Coming soon: Carbon Web Components v2
The Carbon Design System team is pleased to announce an upcoming major release for Carbon Web Components! Our team quietly announced the official support of Web Components late last year, while beginning to look at some much needed updates to v1 of the library.
We already had alpha releases go out for the next major version, and will soon announce a regular cadence of beta and release candidates. Here are some of the bigger things coming in v2.0.0:
- Upgrade to Carbon Design System v11
- Upgrade to Lit v2
- Upgrade to Typescript v4
- Existing component baseline sync with Carbon React
Once v2.0.0 is released, the work to synchronize and achieve full parity with Carbon React will begin and will be delivered in incremental minor releases.
The Carbon Web Components package was also recently migrated into the Carbon for IBM.com monorepo, which means that the Carbon for IBM.com team (part of the wider Carbon Design System team) is officially supporting Carbon Web Components as an upstream dependency.
Any bugs, questions, or feature requests can be opened on our issue board!
A design system that started with React
Historically (and to this day), the Carbon Design System has had a dedicated team focused on delivering core elements of the IBM Design Language to digital experiences. These include fundamental open-source packages like color, grid, typography, icons, theming, and more. With this DNA, the team also builds and maintains foundational components, using React as its UI library of choice.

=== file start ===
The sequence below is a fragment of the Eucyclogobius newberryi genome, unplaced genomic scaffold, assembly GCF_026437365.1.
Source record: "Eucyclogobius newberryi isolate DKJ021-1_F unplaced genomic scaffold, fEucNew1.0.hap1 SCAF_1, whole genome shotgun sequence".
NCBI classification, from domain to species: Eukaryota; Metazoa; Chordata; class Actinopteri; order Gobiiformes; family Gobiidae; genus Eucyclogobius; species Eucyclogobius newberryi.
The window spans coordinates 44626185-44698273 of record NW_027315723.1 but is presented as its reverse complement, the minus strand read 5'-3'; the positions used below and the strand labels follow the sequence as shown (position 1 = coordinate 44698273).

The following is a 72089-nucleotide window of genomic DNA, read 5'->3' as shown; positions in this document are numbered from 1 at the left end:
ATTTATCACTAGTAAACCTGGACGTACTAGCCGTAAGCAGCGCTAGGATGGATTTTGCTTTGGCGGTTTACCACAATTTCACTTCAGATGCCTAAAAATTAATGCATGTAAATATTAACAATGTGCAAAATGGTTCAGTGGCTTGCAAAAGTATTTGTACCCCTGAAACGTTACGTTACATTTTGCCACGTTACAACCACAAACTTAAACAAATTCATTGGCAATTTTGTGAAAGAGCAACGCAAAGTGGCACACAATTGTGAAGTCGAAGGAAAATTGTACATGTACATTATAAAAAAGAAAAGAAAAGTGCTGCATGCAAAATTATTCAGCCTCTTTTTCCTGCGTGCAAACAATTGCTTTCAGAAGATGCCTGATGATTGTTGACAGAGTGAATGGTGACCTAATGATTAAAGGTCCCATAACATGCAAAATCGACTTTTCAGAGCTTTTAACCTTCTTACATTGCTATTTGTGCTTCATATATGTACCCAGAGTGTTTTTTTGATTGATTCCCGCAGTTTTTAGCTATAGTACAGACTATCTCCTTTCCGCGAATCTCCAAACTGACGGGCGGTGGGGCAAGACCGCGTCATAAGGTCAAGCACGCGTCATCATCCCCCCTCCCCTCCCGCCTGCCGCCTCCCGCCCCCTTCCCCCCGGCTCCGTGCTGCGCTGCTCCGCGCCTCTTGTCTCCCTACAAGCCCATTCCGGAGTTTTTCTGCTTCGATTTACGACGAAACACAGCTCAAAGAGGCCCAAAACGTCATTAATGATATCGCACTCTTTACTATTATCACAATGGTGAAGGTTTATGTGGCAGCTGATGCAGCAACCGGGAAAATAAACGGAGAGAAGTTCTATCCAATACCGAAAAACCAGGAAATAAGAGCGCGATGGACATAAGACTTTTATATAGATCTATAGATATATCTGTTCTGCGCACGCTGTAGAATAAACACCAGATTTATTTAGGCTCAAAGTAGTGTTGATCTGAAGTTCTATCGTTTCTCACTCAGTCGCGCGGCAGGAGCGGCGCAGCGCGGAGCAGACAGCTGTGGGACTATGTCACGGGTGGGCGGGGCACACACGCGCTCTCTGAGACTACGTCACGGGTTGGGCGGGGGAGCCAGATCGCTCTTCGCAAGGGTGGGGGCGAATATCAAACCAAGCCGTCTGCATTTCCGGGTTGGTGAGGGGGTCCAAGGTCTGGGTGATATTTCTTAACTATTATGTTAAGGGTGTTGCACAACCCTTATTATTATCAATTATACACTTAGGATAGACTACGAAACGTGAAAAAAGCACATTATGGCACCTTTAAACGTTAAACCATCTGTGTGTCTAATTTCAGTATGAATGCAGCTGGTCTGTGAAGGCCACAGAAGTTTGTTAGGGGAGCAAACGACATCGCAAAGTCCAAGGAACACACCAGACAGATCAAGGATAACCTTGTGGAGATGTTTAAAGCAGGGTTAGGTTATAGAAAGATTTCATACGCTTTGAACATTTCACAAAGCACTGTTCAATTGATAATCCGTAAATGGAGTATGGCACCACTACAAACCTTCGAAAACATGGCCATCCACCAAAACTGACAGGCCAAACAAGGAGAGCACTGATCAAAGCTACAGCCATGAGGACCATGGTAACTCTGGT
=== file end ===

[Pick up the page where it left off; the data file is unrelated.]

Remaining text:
This is, however, where the rubber meets the road. Maintaining feature parity between Carbon React and the other Carbon UI frameworks is a challenge. While the core Carbon team is mighty, it is not largely staffed, let alone skilled across all UI frameworks in the industry. While it is heart-warming to see the organic growth of non-React libraries take hold across IBM, contributions to these projects rely heavily on the community, which unfortunately, cannot move as fast as a dedicated team.
The Carbon ecosystem: there and back again
Since its inception, the Carbon Design System has served as the LEGO blocks for digital experiences across IBM. However, teams still need to create larger, repeatable patterns based on Carbon to fully leverage a model of reuse across multiple applications. One such area within IBM is its own digital footprint, IBM.com.
At ~24 million pages, this footprint is non-trivial.
In this footprint, there are multitudes of application teams building experiences that serve their particular corner of IBM.com — with varying technology stacks and different UI architectures (React, Angular, VueJS, etc.). Yet all of them need to adopt the Carbon Design System. Like the core Carbon team, the Carbon for IBM.com team cannot scale to support all of these frameworks, at the same time, they can’t choose a single framework and leave the other teams in the dark either.
The .com team first started to build components in React, primarily because many early adopters of Carbon were already using React. However, as they were being built, the team also explored a framework-agnostic approach to serve all IBM.com application teams. During this exploration, another community-led Carbon library surfaced: Carbon Web Components.
Embracing a new browser standard
The Carbon for IBM.com team was also the first team within IBM to boldly state that it would not support Internet Explorer 11. This decision was timely, considering new browser specifications available in all modern browsers and devices — including the custom element and shadow DOM spec as part of the Web Components API offerings. Some of the key benefits of Web Components include: